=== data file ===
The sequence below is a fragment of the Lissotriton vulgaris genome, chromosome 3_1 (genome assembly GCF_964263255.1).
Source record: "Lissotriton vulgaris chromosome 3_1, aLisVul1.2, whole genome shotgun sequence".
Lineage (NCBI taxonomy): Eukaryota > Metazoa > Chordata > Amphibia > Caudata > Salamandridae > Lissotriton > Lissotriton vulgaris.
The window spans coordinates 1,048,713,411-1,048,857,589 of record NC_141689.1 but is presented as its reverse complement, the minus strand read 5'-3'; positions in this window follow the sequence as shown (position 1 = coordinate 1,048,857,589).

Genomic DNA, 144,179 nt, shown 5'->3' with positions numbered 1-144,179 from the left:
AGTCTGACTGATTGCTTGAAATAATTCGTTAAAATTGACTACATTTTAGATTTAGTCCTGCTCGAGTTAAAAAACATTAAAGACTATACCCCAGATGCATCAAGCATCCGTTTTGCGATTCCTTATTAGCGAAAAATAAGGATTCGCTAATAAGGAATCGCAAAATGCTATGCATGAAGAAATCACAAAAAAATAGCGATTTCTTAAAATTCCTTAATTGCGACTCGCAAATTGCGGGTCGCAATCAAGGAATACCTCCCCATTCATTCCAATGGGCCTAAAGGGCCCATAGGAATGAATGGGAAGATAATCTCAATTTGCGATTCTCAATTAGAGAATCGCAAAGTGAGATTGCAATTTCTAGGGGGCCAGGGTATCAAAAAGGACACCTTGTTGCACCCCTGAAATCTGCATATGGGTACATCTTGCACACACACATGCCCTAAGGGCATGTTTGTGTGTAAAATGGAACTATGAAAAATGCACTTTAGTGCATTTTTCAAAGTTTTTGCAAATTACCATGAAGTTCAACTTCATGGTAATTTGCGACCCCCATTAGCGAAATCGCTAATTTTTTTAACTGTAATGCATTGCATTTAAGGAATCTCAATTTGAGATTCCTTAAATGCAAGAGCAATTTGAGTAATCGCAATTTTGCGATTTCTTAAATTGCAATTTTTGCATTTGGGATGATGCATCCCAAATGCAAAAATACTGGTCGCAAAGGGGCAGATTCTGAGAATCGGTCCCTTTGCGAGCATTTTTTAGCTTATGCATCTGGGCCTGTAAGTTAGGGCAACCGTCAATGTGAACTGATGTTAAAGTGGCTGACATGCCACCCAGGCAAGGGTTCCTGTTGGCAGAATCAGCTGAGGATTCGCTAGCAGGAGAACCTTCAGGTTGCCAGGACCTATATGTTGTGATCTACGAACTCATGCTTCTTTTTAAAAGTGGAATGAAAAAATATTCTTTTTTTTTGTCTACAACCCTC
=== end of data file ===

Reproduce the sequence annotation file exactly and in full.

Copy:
The sequence below is a fragment of the Lissotriton vulgaris genome, chromosome 3_1 (genome assembly GCF_964263255.1).
Source record: "Lissotriton vulgaris chromosome 3_1, aLisVul1.2, whole genome shotgun sequence".
Lineage (NCBI taxonomy): Eukaryota > Metazoa > Chordata > Amphibia > Caudata > Salamandridae > Lissotriton > Lissotriton vulgaris.
The window spans coordinates 1,048,713,411-1,048,857,589 of record NC_141689.1 but is presented as its reverse complement, the minus strand read 5'-3'; positions in this window follow the sequence as shown (position 1 = coordinate 1,048,857,589).

Genomic DNA, 144,179 nt, shown 5'->3' with positions numbered 1-144,179 from the left:
AGTCTGACTGATTGCTTGAAATAATTCGTTAAAATTGACTACATTTTAGATTTAGTCCTGCTCGAGTTAAAAAACATTAAAGACTATACCCCAGATGCATCAAGCATCCGTTTTGCGATTCCTTATTAGCGAAAAATAAGGATTCGCTAATAAGGAATCGCAAAATGCTATGCATGAAGAAATCACAAAAAAATAGCGATTTCTTAAAATTCCTTAATTGCGACTCGCAAATTGCGGGTCGCAATCAAGGAATACCTCCCCATTCATTCCAATGGGCCTAAAGGGCCCATAGGAATGAATGGGAAGATAATCTCAATTTGCGATTCTCAATTAGAGAATCGCAAAGTGAGATTGCAATTTCTAGGGGGCCAGGGTATCAAAAAGGACACCTTGTTGCACCCCTGAAATCTGCATATGGGTACATCTTGCACACACACATGCCCTAAGGGCATGTTTGTGTGTAAAATGGAACTATGAAAAATGCACTTTAGTGCATTTTTCAAAGTTTTTGCAAATTACCATGAAGTTCAACTTCATGGTAATTTGCGACCCCCATTAGCGAAATCGCTAATTTTTTTAACTGTAATGCATTGCATTTAAGGAATCTCAATTTGAGATTCCTTAAATGCAAGAGCAATTTGAGTAATCGCAATTTTGCGATTTCTTAAATTGCAATTTTTGCATTTGGGATGATGCATCCCAAATGCAAAAATACTGGTCGCAAAGGGGCAGATTCTGAGAATCGGTCCCTTTGCGAGCATTTTTTAGCTTATGCATCTGGGCCTGTAAGTTAGGGCAACCGTCAATGTGAACTGATGTTAAAGTGGCTGACATGCCACCCAGGCAAGGGTTCCTGTTGGCAGAATCAGCTGAGGATTCGCTAGCAGGAGAACCTTCAGGTTGCCAGGACCTATATGTTGTGATCTACGAACTCATGCTTCTTTTTAAAAGTGGAATGAAAAAATATTCTTTTTTTTTGTCTACAACCCTC